Eight registers in all are decoded from the address lines A0-A7. The Spectrum uses A0-A4 internally, so the 3 MSBs are used to select the required register.
The addresses are:
The best way to test the board is to connect a 5 pin DIN lead between the IN and OUT sockets.
After the computer has been switched on the ACIA must be reset. To do this the two LSBs of the control registers should be set. The clock divide is then selected (4-64) and the word length specified by loading the register with OUT 159,86 (56 Hex). A complete definition of the register contents are given in Table 1.
The status register can be read, by printing IN 223. It should contain the value 2 which shows that the Transmit register is empty. Loading the transmit register with any number eg OUT 191, 85 and then reading the Status register should now produce the value 3. This means that data has been transmitted and the receive register is now full. When the receive register is read, IN 255, it should contain the transmitted number 85.
A simple program which illustrates the possibilities of the MIDI is shown in Figure 4a. Firstly, the ACIA is reset and configured (lines 10 and 20). A program number is requested (line 30) which is variable 'n'. The number 192 (C0 Hex) is then output to the transmit register which is the code for a program change (see MIDI Data Format), and then the program number, n, is output which will change the program of the instrument connected. Line 60 makes the program jump back to line 30 for another selection. This illustrates how easily voice changes could be incorporated into a sequencer program or a string of voice changes could be stored and stepped with a footpedal.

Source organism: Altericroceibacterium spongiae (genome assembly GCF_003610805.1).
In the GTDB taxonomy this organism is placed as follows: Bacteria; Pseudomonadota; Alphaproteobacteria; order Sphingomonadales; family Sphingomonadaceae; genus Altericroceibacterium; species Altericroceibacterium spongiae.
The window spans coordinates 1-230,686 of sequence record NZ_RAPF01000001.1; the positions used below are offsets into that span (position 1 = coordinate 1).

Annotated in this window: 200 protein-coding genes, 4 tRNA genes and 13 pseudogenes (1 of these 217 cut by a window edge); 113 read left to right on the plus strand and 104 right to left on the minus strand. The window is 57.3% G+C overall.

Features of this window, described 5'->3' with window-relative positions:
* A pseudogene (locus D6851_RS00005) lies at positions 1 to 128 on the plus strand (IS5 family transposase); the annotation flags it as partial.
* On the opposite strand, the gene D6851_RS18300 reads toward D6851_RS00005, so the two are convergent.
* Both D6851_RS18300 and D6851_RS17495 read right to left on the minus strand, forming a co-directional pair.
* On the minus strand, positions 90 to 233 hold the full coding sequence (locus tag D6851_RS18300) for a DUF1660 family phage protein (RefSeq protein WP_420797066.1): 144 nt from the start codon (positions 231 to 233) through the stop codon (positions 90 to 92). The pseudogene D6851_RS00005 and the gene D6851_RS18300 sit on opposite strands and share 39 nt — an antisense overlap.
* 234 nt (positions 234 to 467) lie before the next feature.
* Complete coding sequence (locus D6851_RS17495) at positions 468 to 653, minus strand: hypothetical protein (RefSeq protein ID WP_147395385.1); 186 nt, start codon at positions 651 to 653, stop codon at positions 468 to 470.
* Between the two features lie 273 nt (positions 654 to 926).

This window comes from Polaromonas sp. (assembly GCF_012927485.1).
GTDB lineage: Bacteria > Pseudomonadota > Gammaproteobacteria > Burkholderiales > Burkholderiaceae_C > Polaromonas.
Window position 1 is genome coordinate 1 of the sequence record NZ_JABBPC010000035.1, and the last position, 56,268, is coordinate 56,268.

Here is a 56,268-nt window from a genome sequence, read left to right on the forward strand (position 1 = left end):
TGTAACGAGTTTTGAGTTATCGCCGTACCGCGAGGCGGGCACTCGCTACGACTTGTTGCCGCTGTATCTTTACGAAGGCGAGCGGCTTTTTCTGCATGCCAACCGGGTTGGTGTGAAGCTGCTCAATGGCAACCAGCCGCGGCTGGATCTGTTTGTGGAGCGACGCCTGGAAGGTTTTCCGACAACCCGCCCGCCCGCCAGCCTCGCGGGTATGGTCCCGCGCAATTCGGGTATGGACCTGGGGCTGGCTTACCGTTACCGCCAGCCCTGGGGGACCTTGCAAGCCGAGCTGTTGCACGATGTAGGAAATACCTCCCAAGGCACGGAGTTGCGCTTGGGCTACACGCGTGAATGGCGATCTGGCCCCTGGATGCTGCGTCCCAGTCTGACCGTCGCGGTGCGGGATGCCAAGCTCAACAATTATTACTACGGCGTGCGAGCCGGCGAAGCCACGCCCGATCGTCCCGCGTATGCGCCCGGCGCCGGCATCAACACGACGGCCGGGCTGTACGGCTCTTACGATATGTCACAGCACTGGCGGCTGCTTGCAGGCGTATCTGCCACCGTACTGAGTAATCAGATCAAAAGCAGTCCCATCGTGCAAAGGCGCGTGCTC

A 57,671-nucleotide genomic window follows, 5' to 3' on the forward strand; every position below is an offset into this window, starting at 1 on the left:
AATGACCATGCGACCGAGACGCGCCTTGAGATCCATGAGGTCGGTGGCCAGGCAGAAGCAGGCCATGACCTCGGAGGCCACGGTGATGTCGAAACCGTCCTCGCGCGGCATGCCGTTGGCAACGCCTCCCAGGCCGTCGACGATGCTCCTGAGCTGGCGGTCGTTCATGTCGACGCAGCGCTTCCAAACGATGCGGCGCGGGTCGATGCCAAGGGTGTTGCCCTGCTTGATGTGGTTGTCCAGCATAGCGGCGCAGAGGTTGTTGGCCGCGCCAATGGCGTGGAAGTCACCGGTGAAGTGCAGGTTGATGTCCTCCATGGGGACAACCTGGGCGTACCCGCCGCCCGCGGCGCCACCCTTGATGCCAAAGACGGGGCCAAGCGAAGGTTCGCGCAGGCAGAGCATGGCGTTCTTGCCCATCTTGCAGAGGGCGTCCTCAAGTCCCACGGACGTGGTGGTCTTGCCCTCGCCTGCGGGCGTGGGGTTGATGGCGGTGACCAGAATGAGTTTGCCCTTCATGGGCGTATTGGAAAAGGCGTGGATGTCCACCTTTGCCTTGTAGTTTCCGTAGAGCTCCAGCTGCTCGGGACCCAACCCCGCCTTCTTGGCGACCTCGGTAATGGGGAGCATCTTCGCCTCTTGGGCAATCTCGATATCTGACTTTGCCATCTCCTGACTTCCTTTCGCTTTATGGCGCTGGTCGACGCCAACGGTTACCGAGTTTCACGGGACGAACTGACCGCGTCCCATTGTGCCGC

A second example which demonstrates the exciting possibilities of the MIDI is shown in Figure 4b. This is a machine code routine which waits for a program dump from the Prophet 600 and then converts the incoming data from 32 four bit nibbles into 16 bytes of program data as shown in Table 3. This data could be displayed, edited or printed as required.
The routine checks for 240 (System Exclusive Status), then 1 (SCI's ID number) then 2 (Prophet 600 program dump) before loading the program number and program data. When an end of block code, 247, is detected the control returns to the basic monitor. The program number is written into location 32500 followed by 16 bytes of data.
Analogue synthesisers may be added to the system by connecting ADC and DAC convertors to the I/O ports as described in the MicroMusic articles November '82 and January '83.
Synchronising the system from an external clock is also possible using Port C and sending the required System Real Time codes when the relevant edge is detected.
Now that SCI, Roland, Korg, Yamaha and Moog have all agreed to adopt the MIDI we shall no doubt see some interesting software appearing for home computers. Now is the time to join the MIDI revolution.
The PCB for the MicroMIDI is available from E&MM, (Contact Details) at £4.25 inc. VAT and P&P. Please order as: MicroMIDI PCB.
Feature by Kenneth McAlpine